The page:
The other night I started to read an interesting book. The title of the manuscript “Factfulness” intrigued me as I generally rule my life by facts and by making a significant effort in trying to understand my surroundings by logical sequences. The author of the book, Hans Rosling, is an adviser to the World Health Organization, cofounder of Medecins Sans Frontieres in Sweden and a serial speaker at Ted talks.
Rosling’s mission with this book is to provide a more informed perspective about the world that surrounds us by shedding light on many facts and statistics which if misunderstood can lead to serious policy and social mistakes.
As we are approaching our next MEET ITALY event on March 7th, an evening centered on discussions about innovation and novel processes to improve the status of the world, “Factfulness” seemed the perfect read.
The book provides strong evidence that people, across geographic, income, and educational sections systematically misinterpret fundamental data about our world. As part of his research, Rosling circulates different surveys with questions related to either the state of health around the world, or educational levels among girls and boys in different countries and so on. One question most people, regardless of background, get wrong is about the rate of change of world population living in extreme poverty. When people are asked if in the last 20 years the percentage of people living in extreme poverty has doubled, stayed the same or halved, a mere 7% gets it right (by the way, it has actually halved while most people have the pessimistic view that it has doubled).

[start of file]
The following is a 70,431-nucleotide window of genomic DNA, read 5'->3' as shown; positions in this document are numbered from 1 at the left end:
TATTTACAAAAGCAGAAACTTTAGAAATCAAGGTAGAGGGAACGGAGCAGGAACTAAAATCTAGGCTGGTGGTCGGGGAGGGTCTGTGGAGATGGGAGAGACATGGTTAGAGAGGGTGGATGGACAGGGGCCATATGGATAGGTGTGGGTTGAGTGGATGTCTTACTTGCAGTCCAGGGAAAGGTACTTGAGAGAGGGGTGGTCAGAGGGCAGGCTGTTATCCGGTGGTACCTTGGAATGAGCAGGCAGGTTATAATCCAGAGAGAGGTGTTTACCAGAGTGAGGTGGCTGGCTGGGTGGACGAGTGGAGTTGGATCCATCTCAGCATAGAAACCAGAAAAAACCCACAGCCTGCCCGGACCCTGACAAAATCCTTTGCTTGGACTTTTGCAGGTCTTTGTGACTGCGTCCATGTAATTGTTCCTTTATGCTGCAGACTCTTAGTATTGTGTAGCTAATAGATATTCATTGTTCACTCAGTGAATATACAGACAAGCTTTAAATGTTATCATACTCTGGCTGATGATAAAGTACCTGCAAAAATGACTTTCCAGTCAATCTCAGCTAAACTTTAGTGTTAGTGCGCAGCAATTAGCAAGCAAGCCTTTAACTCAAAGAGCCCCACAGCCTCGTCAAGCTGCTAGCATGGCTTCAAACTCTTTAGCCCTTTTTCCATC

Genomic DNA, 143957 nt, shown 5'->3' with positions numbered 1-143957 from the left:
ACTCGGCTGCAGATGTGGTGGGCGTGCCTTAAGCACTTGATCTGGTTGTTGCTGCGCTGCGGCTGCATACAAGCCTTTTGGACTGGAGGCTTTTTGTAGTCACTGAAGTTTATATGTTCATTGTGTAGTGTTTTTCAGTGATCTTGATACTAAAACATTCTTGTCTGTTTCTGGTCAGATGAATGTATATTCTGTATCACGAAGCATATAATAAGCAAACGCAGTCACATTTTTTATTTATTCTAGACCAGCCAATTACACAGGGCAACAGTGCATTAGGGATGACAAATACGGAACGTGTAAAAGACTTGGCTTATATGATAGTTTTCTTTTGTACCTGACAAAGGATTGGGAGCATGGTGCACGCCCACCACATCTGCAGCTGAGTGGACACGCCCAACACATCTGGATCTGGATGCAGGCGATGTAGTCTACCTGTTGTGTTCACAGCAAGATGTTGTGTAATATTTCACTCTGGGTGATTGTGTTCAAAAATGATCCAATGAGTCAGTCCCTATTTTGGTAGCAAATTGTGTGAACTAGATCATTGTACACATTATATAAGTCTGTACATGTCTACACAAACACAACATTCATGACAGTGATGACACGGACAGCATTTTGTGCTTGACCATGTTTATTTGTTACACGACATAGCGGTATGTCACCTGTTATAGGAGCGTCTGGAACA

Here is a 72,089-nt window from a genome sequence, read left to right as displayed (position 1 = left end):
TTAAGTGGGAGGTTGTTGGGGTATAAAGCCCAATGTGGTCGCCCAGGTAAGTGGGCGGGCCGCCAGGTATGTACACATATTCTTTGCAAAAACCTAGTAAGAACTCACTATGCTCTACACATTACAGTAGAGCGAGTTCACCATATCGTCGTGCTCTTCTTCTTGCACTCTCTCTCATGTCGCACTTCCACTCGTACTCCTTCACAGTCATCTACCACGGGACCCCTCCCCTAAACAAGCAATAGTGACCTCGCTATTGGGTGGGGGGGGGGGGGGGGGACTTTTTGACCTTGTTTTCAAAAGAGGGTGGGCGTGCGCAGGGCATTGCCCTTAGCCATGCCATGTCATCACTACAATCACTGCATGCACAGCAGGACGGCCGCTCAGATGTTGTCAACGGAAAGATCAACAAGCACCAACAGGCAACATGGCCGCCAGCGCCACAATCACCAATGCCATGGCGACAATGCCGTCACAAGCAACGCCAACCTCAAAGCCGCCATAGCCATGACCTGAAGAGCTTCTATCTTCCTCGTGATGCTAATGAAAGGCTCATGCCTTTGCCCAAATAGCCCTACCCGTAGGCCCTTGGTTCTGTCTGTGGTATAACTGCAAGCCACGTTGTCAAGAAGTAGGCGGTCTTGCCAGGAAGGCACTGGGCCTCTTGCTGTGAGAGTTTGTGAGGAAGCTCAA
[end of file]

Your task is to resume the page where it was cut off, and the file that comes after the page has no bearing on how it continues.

In the age of social media, fake news and populism, facts are being misinterpreted at best, distorted and manipulated at worst. In Europe, we are witnessing a resurgence of children’s diseases due an irrational backlash against vaccines. Facts support the great improvements achieved in global health over the last few decades and facts will help us continue to innovate and improve. Irrationality and misguided perceptions will destroy our advances.
Successful innovation will be the product of economic resources, aligned incentives, proper and clear perspectives in the minds of everyone and proper efficient processes.
On March 7th, our keynote speaker, Maurizio Vecchione, will discuss with our audience new processes of innovation and his experience at the Global Good Fund, an entity funded by Bill Gates and focused on inventing technology to solve some of humanity’s biggest challenges.
Please join us on March 7th and RSVP by clicking here:
Maurizio Vecchione’s Bio
With more than 30 years of industry experience in technology and life sciences, Mr. Vecchione has helped build nine startups and launch more than 50 commercial products spanning health technologies and therapeutics as well as telecommunications, information systems, and material sciences. He most recently served as CEO of Arrogene, commercializing a nanotechnology platform for cancer therapeutics and diagnostics, and was CEO of telemedicine pioneer CompuMed.
Mr. Vecchione is an editorial advisory board member for IEEE Spectrum magazine. He’s also a member of the Board of Advisors for the Ronald Reagan UCLA Medical Center and the Leadership Council for UW Medicine/UW School of Public Health Department of Global Health. Additionally, he serves on the Board of Trustees of the Italian Scientists and Scholars of North America Foundation, which promotes collaboration between North American researchers and Italian Academic and Government institutions.
As an inventor himself, Mr. Vecchione is named on multiple U.S. patents and patent applications related to imaging, image processing, nano-bio-polymers, and telecommunications. He is a member of the American Physical Society, the American Chemical Society, the American Association for the Advancement of Science, the American Computing Machinery Society, and the Institute of Electrical and Electronics Engineers.
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